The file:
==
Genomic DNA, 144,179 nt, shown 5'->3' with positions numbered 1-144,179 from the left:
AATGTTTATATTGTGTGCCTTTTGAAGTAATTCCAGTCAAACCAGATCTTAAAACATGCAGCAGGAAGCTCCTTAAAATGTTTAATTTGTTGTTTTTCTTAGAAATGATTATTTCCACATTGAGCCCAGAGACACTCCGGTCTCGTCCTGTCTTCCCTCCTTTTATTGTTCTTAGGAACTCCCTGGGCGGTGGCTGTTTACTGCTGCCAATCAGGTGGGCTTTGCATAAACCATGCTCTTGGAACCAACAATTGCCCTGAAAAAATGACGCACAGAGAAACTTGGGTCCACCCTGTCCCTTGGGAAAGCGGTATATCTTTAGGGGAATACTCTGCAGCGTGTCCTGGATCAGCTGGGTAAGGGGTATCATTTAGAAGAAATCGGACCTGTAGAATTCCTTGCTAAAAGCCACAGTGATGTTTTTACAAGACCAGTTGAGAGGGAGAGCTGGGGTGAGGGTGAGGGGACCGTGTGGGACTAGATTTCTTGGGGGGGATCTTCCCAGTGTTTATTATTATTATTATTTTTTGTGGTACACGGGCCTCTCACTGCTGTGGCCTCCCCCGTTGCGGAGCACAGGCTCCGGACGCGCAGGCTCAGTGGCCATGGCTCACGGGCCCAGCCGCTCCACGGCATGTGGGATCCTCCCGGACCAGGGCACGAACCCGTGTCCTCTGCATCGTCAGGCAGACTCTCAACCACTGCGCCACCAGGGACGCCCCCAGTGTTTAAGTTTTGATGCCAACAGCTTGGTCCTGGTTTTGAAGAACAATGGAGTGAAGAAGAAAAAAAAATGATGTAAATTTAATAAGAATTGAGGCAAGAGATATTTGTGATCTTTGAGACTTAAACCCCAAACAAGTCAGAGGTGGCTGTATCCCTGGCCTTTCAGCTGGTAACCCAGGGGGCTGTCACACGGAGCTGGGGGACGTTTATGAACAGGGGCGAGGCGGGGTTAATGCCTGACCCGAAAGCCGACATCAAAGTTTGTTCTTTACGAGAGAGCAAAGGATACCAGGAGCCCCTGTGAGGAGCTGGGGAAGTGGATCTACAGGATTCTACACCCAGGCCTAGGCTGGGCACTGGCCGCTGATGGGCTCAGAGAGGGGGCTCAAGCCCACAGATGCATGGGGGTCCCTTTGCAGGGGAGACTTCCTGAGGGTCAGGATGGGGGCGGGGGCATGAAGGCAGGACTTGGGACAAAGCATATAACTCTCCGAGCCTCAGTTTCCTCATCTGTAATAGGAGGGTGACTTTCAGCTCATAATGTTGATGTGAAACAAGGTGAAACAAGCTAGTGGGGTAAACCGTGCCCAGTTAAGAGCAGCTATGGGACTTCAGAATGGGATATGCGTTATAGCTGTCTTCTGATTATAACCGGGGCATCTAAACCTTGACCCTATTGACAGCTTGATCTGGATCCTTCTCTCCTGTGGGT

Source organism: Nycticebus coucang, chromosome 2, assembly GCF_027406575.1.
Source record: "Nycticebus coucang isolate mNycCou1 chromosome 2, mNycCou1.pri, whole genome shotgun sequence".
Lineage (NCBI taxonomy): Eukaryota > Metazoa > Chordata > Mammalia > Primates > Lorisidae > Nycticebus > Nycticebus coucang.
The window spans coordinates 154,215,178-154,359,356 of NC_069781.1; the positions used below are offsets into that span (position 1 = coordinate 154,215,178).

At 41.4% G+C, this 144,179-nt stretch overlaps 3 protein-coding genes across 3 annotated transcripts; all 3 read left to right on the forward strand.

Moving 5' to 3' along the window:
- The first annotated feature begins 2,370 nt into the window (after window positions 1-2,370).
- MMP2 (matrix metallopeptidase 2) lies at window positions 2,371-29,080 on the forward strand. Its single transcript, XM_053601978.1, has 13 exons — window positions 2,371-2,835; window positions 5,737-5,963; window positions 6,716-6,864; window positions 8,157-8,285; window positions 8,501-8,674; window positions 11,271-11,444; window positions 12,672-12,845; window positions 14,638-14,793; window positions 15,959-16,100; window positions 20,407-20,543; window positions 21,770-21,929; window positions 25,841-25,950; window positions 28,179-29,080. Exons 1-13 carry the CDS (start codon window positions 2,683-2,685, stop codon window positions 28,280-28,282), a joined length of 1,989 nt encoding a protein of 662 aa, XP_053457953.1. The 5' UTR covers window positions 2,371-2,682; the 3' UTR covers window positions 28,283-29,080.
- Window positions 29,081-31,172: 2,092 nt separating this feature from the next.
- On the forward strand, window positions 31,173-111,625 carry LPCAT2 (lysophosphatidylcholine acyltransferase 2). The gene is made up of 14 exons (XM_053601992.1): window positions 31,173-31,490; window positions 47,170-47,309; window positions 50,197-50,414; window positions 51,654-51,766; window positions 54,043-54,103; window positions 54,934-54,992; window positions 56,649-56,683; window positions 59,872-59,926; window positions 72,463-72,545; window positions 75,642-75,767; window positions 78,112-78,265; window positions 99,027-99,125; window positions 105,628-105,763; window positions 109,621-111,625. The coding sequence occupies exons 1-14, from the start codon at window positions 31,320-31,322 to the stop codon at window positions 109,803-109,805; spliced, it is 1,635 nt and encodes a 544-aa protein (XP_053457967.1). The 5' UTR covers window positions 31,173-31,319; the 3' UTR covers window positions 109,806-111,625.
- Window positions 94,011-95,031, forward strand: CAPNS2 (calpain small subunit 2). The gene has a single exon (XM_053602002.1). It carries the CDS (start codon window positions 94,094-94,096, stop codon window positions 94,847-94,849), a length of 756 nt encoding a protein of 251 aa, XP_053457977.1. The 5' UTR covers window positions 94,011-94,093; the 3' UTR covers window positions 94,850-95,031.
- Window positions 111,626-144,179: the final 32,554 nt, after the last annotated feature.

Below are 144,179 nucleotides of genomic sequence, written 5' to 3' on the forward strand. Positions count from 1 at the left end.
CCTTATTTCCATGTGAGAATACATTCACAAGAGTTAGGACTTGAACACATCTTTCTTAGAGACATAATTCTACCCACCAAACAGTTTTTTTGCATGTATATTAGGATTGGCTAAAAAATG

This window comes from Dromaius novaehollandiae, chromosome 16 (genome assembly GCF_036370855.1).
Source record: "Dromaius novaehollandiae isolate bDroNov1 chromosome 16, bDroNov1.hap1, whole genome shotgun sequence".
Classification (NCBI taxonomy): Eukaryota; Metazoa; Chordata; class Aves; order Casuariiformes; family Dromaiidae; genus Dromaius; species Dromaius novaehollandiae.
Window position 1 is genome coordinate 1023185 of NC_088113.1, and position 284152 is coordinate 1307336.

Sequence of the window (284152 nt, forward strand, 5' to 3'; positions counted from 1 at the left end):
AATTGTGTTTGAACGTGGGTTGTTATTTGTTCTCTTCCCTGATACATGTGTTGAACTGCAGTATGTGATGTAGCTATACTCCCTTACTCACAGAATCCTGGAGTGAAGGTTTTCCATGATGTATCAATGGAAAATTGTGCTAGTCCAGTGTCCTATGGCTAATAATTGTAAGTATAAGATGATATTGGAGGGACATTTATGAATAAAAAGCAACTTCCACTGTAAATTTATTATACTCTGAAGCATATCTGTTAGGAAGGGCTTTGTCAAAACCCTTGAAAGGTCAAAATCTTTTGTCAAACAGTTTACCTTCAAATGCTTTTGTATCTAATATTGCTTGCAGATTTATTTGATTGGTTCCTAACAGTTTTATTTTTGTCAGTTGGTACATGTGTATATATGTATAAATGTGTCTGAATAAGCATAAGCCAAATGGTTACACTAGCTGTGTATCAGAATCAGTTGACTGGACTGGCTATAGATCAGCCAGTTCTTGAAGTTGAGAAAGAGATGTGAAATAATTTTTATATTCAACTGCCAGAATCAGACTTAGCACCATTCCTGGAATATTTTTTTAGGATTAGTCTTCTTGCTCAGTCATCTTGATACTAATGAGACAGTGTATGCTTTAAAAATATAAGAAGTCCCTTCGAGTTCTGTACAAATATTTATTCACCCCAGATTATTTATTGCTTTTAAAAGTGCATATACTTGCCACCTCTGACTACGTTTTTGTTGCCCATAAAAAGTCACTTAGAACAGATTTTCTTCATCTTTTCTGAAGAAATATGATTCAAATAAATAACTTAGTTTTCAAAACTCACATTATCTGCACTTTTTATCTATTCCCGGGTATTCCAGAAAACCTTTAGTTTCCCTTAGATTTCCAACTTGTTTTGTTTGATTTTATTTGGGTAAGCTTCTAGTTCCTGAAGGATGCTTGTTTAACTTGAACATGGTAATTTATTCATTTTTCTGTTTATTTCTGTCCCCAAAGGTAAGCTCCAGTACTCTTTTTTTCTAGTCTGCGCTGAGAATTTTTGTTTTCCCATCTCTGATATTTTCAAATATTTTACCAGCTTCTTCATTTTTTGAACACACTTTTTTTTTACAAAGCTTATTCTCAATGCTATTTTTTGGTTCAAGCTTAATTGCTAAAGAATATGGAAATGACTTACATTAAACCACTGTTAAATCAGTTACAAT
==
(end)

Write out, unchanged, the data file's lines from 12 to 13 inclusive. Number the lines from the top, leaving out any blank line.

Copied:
- On the forward strand, window positions 31,173-111,625 carry LPCAT2 (lysophosphatidylcholine acyltransferase 2). The gene is made up of 14 exons (XM_053601992.1): window positions 31,173-31,490; window positions 47,170-47,309; window positions 50,197-50,414; window positions 51,654-51,766; window positions 54,043-54,103; window positions 54,934-54,992; window positions 56,649-56,683; window positions 59,872-59,926; window positions 72,463-72,545; window positions 75,642-75,767; window positions 78,112-78,265; window positions 99,027-99,125; window positions 105,628-105,763; window positions 109,621-111,625. The coding sequence occupies exons 1-14, from the start codon at window positions 31,320-31,322 to the stop codon at window positions 109,803-109,805; spliced, it is 1,635 nt and encodes a 544-aa protein (XP_053457967.1). The 5' UTR covers window positions 31,173-31,319; the 3' UTR covers window positions 109,806-111,625.
- Window positions 94,011-95,031, forward strand: CAPNS2 (calpain small subunit 2). The gene has a single exon (XM_053602002.1). It carries the CDS (start codon window positions 94,094-94,096, stop codon window positions 94,847-94,849), a length of 756 nt encoding a protein of 251 aa, XP_053457977.1. The 5' UTR covers window positions 94,011-94,093; the 3' UTR covers window positions 94,850-95,031.